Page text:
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Olympus has Fallen Gerard Butler, Aaron Eckhart, Morgan Freeman, Angela Bassett, Rick Yune, Dylan McDermott, Melissa Leo, Radha Mitchell, Robert Forster

Olympus Has Fallen: international terrorists have seized a building of importance, are holding the resident workers hostage, and issuing fake demands – meanwhile a wise-cracking, off-duty, security guy is taking them out one-by-one, communicating to a black guy outside. Wait, is that not identical to Die Hard?! Yes! Yes it is – there’s even a scene where a villain meets the hero and pretends to be a good guy – come awn Hollywood. Must. Try. Harder. The initial hostile takeover of the White House is a 15 minute onslaught of bullets, blood, brains, explosions, headshots, slumping bodies, flying limbs, and shaky-cam R-rated mayhem. It feels like an intense level of any FPS war game. Most of the remaining fights/deaths are gory enough to be from a Tarantino flick. The film is also ridiculously patriotic: deliberately baiting the audience by reveling in the Korean’s destruction of the Washington monument, white house, the stars and stripes, and more generally ‘freedom’. Could have saved time by simply having the Koreans piss on a M*A*S*H DVD box set. Most scenes feel like green-screen / GCI, especially when cheap-ass looking gun turrets, helicopters, explosions and the bullet-ridden american flag appear. Despite all of these downfalls the action is big, loud and above average. Butler is entertaining and there’s a lot more laughs than your typical disaster film. Given that the real North Korea are kicking up a fuss at the moment, it’s also far more relevant than the Ruskies / Chinese standard baddies. Overall, Olympus has Fallen is a fairly entertaining Red-invasion B-Movie with A-budget and A-cast, however it also happens to be wrought with scenes, characters and twists you’ve seen a hundred times before.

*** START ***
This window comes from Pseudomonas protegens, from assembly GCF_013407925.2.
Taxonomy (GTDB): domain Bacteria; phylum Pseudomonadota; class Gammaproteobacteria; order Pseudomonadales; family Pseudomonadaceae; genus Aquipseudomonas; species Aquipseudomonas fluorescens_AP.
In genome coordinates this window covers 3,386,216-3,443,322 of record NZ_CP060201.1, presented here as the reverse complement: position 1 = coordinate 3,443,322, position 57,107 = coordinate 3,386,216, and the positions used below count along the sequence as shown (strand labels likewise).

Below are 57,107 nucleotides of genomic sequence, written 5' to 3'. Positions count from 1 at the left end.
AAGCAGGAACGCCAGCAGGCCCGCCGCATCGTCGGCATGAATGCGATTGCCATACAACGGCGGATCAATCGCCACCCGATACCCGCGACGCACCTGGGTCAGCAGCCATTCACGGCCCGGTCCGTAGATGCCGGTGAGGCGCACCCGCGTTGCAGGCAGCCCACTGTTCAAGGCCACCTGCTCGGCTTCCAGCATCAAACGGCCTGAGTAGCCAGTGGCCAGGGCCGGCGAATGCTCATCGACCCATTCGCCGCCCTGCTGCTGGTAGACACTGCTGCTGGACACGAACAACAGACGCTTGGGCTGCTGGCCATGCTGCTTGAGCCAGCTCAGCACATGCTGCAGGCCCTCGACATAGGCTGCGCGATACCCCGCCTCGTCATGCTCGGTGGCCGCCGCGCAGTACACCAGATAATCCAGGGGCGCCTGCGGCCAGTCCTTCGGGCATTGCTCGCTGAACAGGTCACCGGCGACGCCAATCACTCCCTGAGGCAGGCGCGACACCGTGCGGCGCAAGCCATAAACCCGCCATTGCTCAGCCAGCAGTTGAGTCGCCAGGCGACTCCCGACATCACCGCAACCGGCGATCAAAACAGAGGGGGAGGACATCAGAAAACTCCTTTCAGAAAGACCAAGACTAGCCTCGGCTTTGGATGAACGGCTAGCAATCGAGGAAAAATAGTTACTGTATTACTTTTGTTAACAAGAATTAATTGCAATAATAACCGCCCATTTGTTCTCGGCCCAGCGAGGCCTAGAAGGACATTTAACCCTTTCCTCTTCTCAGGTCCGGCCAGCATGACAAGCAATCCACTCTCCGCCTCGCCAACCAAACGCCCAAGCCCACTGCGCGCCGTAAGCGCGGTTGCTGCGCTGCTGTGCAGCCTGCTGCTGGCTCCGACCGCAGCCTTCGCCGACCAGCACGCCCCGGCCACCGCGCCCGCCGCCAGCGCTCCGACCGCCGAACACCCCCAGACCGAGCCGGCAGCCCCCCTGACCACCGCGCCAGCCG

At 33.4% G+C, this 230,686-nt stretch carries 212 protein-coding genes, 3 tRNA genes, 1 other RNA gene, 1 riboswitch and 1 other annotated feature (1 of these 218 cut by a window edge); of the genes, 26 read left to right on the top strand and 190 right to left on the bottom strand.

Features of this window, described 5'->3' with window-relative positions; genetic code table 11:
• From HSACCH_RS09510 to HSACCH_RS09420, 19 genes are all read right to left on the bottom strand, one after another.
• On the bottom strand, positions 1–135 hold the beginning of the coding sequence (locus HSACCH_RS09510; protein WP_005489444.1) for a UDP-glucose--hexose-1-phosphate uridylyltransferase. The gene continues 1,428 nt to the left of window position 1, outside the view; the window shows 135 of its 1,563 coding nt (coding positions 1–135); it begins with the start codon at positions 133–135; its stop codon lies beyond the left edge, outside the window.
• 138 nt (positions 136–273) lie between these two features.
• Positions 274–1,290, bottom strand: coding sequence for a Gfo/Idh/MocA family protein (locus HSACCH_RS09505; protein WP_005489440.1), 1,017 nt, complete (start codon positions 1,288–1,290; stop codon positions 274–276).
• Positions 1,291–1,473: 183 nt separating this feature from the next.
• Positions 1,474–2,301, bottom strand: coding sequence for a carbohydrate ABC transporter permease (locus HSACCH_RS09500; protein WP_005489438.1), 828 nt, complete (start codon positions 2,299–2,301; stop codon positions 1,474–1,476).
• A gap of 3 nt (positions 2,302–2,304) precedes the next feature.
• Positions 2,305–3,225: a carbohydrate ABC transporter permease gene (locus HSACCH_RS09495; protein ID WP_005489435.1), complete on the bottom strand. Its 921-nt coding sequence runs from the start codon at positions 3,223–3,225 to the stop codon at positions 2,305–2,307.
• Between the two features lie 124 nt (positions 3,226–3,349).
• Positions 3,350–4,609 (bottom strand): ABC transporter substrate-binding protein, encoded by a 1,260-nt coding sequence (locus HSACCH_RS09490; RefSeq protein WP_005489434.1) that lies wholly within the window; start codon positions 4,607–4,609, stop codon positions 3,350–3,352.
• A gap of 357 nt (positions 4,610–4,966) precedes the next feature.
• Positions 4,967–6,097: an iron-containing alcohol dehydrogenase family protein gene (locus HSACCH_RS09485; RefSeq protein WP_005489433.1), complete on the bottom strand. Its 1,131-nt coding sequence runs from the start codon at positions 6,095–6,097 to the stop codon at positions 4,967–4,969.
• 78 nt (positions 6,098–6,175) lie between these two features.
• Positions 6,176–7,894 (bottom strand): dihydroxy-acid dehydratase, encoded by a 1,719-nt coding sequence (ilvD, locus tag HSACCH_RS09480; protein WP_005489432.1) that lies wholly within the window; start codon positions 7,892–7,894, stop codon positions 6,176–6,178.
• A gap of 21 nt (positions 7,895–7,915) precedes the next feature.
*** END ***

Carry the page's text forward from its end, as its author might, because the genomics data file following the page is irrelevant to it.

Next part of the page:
Score: 5/10

"In Hawai'i some of the most powerful people looklike bums and stuntmen"

The Descendants: with his wife in a coma and a complex real-estate deal on the horizon Matt King has to hold his dysfunctional, crumbling family together. Despite the ukuleles, sandals, crazy shirts and knockout scenery this isn’t just heartache in Hawaii; it’s very down-to-earth and there’s not a whole lot of glamour. Even though there’s no single major traumatic scene, the entire film plays as a long, touching human drama – you don’t even know the wife, but every time the characters speak of her, it just gets you right there…Clooney‘s good, really good – and Matt is a well-written, complex, character – but I would argue that it’s not much above what he’s done in other films recently. The older daughter (Woodley), didn’t really need the “must be wearing bikinis / skin-tight clothing” clause in the contract, she could act like a boss. Robert Forster was also spellbinding and only the comic relief surfer friend felt a little out-of-place – but he was necessary. Unassuming, and maybe a little too chilled out, The Descendants places the emphasis on family and love, and although it doesn’t pull any fancy tricks or big punches through the 110 minute runtime, only heartless people could leave the cinema unshaken – I for one was uncharacteristically emotional when I walked out. A fantastic, modest, bittersweet human drama.

Score: 9/10